sqlite3_snprintf() — Format a string


char* sqlite3_snprintf( int bytes, char* buf, const char* format, ... );

The number of bytes available in the output buffer.


A pre-allocated buffer to receive the formatted string.


The format string used to build the output string. This is similar to the standard printf() style formatted string, but it supports a few extra formatting flags.

Additional parameters

Message formatting parameters.


A pointer to the formatted string buffer.


This function formats and builds a UTF-8 string in the provided buffer. It is designed to mimic the standard snprintf() function. Assuming the provided buffer is one byte or larger, the string will always be null-terminated.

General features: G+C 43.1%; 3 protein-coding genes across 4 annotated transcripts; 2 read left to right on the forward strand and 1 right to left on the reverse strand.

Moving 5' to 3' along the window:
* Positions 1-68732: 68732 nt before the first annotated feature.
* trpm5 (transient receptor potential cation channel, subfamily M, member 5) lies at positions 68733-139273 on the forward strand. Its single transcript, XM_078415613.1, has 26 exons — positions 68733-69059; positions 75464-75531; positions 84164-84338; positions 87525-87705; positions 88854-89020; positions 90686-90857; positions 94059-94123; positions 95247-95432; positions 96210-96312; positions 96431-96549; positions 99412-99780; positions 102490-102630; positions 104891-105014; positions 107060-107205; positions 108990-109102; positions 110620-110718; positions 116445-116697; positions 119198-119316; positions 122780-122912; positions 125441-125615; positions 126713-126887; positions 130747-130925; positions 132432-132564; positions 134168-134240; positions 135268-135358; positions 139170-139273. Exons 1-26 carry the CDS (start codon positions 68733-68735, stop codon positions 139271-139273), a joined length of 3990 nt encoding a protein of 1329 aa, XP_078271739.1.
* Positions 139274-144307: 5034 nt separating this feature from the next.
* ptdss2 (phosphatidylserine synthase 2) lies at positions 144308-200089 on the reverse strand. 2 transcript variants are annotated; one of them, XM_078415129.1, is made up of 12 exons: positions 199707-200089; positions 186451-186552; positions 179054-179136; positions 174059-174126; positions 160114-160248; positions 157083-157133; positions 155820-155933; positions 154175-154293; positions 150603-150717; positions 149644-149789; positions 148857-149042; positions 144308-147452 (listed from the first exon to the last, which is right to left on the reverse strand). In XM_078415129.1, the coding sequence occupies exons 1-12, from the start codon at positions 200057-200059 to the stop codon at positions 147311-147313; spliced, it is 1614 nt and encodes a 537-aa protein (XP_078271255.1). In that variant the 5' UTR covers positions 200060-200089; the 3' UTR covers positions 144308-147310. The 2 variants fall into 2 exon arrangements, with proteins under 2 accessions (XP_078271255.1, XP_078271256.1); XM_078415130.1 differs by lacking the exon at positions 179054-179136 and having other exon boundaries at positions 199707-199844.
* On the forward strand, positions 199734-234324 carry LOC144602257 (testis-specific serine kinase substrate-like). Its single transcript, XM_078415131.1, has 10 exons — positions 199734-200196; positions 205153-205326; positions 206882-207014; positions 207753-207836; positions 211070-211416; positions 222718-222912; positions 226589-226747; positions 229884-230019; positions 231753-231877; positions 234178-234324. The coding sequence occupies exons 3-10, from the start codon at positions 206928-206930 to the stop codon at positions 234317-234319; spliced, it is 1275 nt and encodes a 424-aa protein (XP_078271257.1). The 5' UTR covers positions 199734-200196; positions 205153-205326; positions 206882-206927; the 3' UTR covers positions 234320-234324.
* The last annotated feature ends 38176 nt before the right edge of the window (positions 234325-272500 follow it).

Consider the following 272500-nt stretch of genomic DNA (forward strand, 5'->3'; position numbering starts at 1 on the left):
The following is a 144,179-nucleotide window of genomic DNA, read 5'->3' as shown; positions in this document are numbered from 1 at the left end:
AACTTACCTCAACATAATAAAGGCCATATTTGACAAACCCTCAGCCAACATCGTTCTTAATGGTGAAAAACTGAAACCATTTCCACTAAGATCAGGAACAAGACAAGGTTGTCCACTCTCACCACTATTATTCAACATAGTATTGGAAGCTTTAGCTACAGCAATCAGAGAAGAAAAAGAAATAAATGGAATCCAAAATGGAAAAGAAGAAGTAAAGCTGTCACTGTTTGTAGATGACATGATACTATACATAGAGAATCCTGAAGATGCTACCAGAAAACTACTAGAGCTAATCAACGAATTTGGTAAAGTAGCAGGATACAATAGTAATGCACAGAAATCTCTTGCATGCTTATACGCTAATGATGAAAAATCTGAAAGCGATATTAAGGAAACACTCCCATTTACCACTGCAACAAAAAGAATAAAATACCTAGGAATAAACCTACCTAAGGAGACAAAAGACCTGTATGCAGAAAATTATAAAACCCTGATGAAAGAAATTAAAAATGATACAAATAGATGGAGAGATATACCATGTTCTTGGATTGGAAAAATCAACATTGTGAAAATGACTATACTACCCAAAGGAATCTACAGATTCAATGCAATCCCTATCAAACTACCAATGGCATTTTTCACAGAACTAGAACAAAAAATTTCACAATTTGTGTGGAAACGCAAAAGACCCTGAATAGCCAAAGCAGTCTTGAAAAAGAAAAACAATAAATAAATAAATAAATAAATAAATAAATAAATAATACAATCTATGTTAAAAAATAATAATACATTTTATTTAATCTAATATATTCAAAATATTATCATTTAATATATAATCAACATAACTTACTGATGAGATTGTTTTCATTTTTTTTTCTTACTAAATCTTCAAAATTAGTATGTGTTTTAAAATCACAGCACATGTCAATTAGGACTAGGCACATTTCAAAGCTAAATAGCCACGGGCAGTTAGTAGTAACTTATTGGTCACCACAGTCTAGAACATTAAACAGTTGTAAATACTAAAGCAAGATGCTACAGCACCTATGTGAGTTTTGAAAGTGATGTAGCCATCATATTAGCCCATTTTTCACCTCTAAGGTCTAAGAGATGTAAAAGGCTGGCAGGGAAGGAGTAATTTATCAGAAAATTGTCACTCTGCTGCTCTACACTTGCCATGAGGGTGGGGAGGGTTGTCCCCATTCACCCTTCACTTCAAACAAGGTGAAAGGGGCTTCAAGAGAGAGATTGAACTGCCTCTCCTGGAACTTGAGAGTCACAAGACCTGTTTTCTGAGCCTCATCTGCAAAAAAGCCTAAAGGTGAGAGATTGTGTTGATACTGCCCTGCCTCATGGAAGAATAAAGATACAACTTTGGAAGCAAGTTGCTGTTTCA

Note that the first two parameters of sqlite3_snprintf() are reversed from the standard snprintf(). Also, snprintf() returns the number of characters in the output string, while sqlite3_snprintf() returns a pointer to the buffer passed in by the application.

In addition to the standard %s, %c, %d, %i, %o, %u, %x, %X, %f, %e, %E, %g, %G, and %% formatting flags, all SQLite printf() style functions also support the %q, %Q, %z, %w, and %p flags.

The %q flag is similar to %s, only it will sanitize the string for use as an SQL string literal. Mostly, this consists of doubling all the single quote characters (') to form a proper SQL escape (''). Thus, %q will take the input string O'Reilly and output O''Reilly. The formatted string should contain enclosing ...

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